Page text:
Anurag Dikshit, the former online poker billionaire, was sentenced on Thursday to one year of probation and no jail time in a hearing that highlighted the extreme confusion over how U.S. law applies to online poker.
Dikshit, 39, had traveled from his home in Gibraltar with a one-way ticket to New York to attend Thursday’s sentencing hearing, where he faced a maximum of two years in prison. He pleaded guilty in 2008 to one count of violating the federal wire act and agreed to forfeit $300 million.
“I am persuaded that no jail time is appropriate here,” said U.S. District Judge Jed Rakoff.
As part of his original plea deal, Dikshit agreed to cooperate in an ongoing investigation with federal prosecutors, who did not seek any jail time. “I came to believe there was a high probability it was in violation of U.S. laws,” Dikshit said of his work at PartyGaming, the online poker company that he helped build, at the court hearing when he pleaded guilty in 2008.
Indeed, Dikshit, who is married with two children, had reached out to federal prosecutors in the U.S. to initiate the negotiations that resulted in his 2008 guilty plea. Dikshit’s plea deal was originally seen as an important victory for the Department of Justice, which has long taken the position that facilitating for-money online poker in America violates U.S. law, making no distinction between sports betting—clearly illegal—and poker playing.
A few months after Dikshit pleaded guilty, his former company, PartyGaming, a Gibraltar company that was once the world’s biggest online gaming company, struck a non-prosecution agreement with federal prosecutors in Manhattan, admitting that its U.S. operations for years had violated U.S. law. To some it seemed like the Justice Department had drawn a line in the sand against online poker and set a two-year time frame to go after industry players.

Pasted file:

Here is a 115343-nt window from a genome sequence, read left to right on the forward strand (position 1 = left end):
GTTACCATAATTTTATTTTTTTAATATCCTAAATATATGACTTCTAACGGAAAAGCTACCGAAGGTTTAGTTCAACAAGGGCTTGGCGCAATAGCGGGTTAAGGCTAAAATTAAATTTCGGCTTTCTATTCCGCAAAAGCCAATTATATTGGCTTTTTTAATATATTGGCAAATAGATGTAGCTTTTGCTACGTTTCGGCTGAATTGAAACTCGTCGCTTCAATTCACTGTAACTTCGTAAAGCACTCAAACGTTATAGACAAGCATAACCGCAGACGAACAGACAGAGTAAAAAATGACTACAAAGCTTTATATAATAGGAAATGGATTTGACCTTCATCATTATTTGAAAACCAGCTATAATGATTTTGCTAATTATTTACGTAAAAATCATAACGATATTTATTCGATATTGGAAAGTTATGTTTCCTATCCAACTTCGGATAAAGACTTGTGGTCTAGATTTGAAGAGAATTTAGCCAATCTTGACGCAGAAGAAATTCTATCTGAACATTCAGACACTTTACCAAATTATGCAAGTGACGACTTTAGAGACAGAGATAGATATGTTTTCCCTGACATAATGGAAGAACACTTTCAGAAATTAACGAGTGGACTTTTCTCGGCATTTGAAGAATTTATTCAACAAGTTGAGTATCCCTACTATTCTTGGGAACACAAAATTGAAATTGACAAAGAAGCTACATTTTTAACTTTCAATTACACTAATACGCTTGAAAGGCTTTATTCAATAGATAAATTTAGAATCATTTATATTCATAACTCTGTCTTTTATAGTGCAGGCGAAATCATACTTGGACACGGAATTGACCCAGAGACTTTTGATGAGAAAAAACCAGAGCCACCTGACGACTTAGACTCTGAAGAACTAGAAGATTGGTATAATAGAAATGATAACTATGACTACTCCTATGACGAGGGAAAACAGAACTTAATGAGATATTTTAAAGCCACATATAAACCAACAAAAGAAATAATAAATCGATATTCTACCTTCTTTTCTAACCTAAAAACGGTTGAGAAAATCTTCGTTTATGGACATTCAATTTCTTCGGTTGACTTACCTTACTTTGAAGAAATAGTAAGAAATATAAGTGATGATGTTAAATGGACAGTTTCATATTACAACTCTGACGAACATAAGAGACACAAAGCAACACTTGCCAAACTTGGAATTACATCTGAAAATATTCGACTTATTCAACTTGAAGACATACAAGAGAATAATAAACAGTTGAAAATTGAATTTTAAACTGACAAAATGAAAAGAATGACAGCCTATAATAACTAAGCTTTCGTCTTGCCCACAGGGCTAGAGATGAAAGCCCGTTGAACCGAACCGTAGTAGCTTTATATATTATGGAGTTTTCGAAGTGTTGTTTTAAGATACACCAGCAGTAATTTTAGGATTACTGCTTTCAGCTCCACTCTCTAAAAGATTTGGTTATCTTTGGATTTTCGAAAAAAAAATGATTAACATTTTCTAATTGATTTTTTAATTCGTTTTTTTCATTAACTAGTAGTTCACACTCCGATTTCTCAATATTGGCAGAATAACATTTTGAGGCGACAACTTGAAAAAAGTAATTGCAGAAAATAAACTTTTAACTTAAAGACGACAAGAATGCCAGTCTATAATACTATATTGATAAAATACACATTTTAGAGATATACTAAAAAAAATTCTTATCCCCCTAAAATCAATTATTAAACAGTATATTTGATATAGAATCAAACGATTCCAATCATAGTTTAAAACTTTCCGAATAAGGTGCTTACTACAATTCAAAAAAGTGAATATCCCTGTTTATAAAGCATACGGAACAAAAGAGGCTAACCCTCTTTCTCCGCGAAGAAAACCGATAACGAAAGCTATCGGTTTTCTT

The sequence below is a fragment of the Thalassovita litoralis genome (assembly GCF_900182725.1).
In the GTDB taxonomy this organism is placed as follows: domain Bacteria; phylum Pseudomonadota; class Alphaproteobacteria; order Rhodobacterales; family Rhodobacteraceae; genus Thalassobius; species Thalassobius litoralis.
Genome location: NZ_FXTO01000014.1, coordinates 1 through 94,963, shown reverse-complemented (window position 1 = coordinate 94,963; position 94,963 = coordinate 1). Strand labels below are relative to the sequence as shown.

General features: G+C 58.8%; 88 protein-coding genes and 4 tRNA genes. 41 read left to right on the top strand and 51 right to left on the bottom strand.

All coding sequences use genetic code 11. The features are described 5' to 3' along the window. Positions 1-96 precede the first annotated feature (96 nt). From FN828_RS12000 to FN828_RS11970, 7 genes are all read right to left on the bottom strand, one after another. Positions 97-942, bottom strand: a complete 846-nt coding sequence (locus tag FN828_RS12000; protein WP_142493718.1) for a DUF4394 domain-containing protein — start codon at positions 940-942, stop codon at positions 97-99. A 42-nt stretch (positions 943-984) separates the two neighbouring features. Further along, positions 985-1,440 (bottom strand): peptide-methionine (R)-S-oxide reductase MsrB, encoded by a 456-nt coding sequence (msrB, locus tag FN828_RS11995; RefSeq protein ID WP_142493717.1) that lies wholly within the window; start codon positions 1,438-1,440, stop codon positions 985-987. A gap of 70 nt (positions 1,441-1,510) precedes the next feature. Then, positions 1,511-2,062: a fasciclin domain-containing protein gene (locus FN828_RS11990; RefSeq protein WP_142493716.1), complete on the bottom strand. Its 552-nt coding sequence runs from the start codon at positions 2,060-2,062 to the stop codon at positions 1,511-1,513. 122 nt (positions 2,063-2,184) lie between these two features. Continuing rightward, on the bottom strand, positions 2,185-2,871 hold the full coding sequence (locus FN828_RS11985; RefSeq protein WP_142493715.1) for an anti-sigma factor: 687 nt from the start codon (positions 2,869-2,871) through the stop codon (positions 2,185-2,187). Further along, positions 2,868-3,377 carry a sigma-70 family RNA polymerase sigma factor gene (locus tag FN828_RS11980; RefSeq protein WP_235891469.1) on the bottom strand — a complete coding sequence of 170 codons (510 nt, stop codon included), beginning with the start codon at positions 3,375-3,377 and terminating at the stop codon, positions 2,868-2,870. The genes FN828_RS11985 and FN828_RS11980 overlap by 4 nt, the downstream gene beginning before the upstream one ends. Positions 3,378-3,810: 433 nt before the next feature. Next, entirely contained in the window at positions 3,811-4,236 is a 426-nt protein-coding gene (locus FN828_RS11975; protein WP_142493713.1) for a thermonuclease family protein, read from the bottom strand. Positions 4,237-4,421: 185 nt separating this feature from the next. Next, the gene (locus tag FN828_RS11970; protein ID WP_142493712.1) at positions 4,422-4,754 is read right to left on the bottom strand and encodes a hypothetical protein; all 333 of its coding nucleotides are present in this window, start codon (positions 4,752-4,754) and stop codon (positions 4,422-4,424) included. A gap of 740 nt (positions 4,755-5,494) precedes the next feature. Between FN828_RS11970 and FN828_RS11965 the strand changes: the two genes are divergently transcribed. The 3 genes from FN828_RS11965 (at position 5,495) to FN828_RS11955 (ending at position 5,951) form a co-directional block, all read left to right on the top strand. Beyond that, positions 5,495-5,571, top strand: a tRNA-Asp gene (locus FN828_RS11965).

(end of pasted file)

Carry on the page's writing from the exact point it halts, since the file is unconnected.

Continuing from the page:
At Thursday’s hearing Judge Rakoff challenged a government prosecutor wondering why there have been no other prosecutions, specifically mentioning Dikshit’s fellow PartyGaming cofounders, Americans Ruth Parasol DeLeon and her husband Russell DeLeon. “Nobody else has been indicted,” said Judge Rakoff. “It has been two years since this defendant began cooperating, what’s going on?”
Assistant U.S. Attorney Arlo Devlin-Brown said that the investigation that involved Dikshit remains ongoing, pointing to sealed papers the government filed with the court. “There are challenges in this prosecution,” said Devlin-Brown, adding that Dikshit had asked to settle the case at its very early stages. “It has been two years and there are reasons.”
Indeed, even Mark Pomerantz, Dikshit’s lawyer, said during the hearing that he and his colleagues had discussed the confusing circumstances surrounding the case “hundreds of times.” In arguing for no jail time, Pomerantz highlighted Dikshit’s $300 million payment and said Dikshit, who is a citizen of India with no ties to the U.S., had originally been told by some lawyers that it was unlikely he would be charged, and even if he was charged the chances of extradition were slim. “The acceptance of responsibility is extraordinary,” said Pomerantz. “He wanted to square his accounts with the U.S.”